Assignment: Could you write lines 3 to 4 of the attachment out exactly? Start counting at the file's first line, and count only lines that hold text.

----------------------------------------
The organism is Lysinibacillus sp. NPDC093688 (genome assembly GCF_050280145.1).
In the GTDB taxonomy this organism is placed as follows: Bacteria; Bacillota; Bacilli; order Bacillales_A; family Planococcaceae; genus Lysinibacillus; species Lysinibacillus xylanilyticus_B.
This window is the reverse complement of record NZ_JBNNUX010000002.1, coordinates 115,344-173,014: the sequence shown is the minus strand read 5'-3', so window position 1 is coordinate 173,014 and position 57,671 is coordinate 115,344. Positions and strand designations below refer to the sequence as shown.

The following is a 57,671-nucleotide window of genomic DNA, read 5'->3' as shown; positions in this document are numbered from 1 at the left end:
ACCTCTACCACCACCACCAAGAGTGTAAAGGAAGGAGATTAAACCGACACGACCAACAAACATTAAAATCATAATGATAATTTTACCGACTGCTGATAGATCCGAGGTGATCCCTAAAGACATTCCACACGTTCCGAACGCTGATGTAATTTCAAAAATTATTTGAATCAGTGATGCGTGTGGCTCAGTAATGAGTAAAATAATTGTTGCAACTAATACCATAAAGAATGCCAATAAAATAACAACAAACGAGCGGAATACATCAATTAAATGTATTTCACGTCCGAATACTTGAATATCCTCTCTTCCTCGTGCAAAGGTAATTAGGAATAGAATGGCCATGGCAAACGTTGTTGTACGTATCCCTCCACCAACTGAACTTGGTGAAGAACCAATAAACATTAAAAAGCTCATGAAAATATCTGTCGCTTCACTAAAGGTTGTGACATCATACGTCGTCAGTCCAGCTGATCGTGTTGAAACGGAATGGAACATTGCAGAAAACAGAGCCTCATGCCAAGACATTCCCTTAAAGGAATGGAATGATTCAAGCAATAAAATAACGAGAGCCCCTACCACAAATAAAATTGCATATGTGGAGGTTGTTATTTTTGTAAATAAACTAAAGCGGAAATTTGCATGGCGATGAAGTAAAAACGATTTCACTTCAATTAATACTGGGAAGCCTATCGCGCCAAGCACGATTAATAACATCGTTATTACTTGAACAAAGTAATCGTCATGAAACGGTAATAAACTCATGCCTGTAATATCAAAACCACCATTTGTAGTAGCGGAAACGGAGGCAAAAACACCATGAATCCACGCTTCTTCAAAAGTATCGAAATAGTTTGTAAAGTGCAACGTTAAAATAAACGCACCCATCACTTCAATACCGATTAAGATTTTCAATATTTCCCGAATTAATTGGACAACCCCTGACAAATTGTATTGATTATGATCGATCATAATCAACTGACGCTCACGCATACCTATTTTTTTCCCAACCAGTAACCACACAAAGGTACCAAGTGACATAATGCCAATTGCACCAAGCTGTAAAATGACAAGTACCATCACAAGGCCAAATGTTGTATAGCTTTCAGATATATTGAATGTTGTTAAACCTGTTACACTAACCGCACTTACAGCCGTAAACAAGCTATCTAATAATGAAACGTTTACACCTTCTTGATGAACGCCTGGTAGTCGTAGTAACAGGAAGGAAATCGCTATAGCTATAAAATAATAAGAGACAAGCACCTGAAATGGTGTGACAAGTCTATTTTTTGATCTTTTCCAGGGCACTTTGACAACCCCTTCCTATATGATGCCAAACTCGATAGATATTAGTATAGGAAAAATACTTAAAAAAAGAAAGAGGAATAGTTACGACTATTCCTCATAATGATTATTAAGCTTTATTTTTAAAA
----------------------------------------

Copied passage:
This window is the reverse complement of record NZ_JBNNUX010000002.1, coordinates 115,344-173,014: the sequence shown is the minus strand read 5'-3', so window position 1 is coordinate 173,014 and position 57,671 is coordinate 115,344. Positions and strand designations below refer to the sequence as shown.

The following is a 57,671-nucleotide window of genomic DNA, read 5'->3' as shown; positions in this document are numbered from 1 at the left end: